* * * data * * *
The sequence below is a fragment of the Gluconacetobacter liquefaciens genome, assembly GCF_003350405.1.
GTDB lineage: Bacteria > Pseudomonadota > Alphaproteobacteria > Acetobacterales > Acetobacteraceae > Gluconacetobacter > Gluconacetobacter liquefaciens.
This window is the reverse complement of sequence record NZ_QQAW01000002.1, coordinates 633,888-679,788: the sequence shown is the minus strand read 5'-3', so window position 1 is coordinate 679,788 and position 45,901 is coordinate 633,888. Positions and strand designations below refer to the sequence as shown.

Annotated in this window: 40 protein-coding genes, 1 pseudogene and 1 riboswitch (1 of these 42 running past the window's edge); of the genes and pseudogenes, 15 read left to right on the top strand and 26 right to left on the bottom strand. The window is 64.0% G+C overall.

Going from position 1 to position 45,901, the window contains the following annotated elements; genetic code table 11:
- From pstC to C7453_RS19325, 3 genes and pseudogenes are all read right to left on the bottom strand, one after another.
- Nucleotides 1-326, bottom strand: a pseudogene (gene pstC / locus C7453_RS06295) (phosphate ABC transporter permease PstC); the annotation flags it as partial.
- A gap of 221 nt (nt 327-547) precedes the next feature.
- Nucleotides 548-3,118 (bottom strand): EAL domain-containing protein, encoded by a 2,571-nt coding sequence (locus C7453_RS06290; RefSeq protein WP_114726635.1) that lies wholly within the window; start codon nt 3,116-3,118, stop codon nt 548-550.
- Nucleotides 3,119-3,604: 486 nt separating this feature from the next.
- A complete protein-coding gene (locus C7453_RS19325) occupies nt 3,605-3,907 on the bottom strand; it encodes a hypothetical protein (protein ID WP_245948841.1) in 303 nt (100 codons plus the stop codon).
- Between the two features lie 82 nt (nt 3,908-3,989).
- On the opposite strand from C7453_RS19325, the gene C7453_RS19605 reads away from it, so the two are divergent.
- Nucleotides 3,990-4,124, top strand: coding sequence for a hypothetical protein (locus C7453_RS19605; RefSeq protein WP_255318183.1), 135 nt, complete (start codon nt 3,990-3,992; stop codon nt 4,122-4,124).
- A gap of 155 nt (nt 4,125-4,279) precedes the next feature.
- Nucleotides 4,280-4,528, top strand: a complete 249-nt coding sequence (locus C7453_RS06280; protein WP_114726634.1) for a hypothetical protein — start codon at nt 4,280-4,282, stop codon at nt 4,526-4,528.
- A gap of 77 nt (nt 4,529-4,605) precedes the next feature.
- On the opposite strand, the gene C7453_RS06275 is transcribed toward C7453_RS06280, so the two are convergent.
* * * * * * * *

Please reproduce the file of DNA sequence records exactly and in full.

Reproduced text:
The sequence below is a fragment of the Gluconacetobacter liquefaciens genome, assembly GCF_003350405.1.
GTDB lineage: Bacteria > Pseudomonadota > Alphaproteobacteria > Acetobacterales > Acetobacteraceae > Gluconacetobacter > Gluconacetobacter liquefaciens.
This window is the reverse complement of sequence record NZ_QQAW01000002.1, coordinates 633,888-679,788: the sequence shown is the minus strand read 5'-3', so window position 1 is coordinate 679,788 and position 45,901 is coordinate 633,888. Positions and strand designations below refer to the sequence as shown.

Annotated in this window: 40 protein-coding genes, 1 pseudogene and 1 riboswitch (1 of these 42 running past the window's edge); of the genes and pseudogenes, 15 read left to right on the top strand and 26 right to left on the bottom strand. The window is 64.0% G+C overall.

Going from position 1 to position 45,901, the window contains the following annotated elements; genetic code table 11:
- From pstC to C7453_RS19325, 3 genes and pseudogenes are all read right to left on the bottom strand, one after another.
- Nucleotides 1-326, bottom strand: a pseudogene (gene pstC / locus C7453_RS06295) (phosphate ABC transporter permease PstC); the annotation flags it as partial.
- A gap of 221 nt (nt 327-547) precedes the next feature.
- Nucleotides 548-3,118 (bottom strand): EAL domain-containing protein, encoded by a 2,571-nt coding sequence (locus C7453_RS06290; RefSeq protein WP_114726635.1) that lies wholly within the window; start codon nt 3,116-3,118, stop codon nt 548-550.
- Nucleotides 3,119-3,604: 486 nt separating this feature from the next.
- A complete protein-coding gene (locus C7453_RS19325) occupies nt 3,605-3,907 on the bottom strand; it encodes a hypothetical protein (protein ID WP_245948841.1) in 303 nt (100 codons plus the stop codon).
- Between the two features lie 82 nt (nt 3,908-3,989).
- On the opposite strand from C7453_RS19325, the gene C7453_RS19605 reads away from it, so the two are divergent.
- Nucleotides 3,990-4,124, top strand: coding sequence for a hypothetical protein (locus C7453_RS19605; RefSeq protein WP_255318183.1), 135 nt, complete (start codon nt 3,990-3,992; stop codon nt 4,122-4,124).
- A gap of 155 nt (nt 4,125-4,279) precedes the next feature.
- Nucleotides 4,280-4,528, top strand: a complete 249-nt coding sequence (locus C7453_RS06280; protein WP_114726634.1) for a hypothetical protein — start codon at nt 4,280-4,282, stop codon at nt 4,526-4,528.
- A gap of 77 nt (nt 4,529-4,605) precedes the next feature.
- On the opposite strand, the gene C7453_RS06275 is transcribed toward C7453_RS06280, so the two are convergent.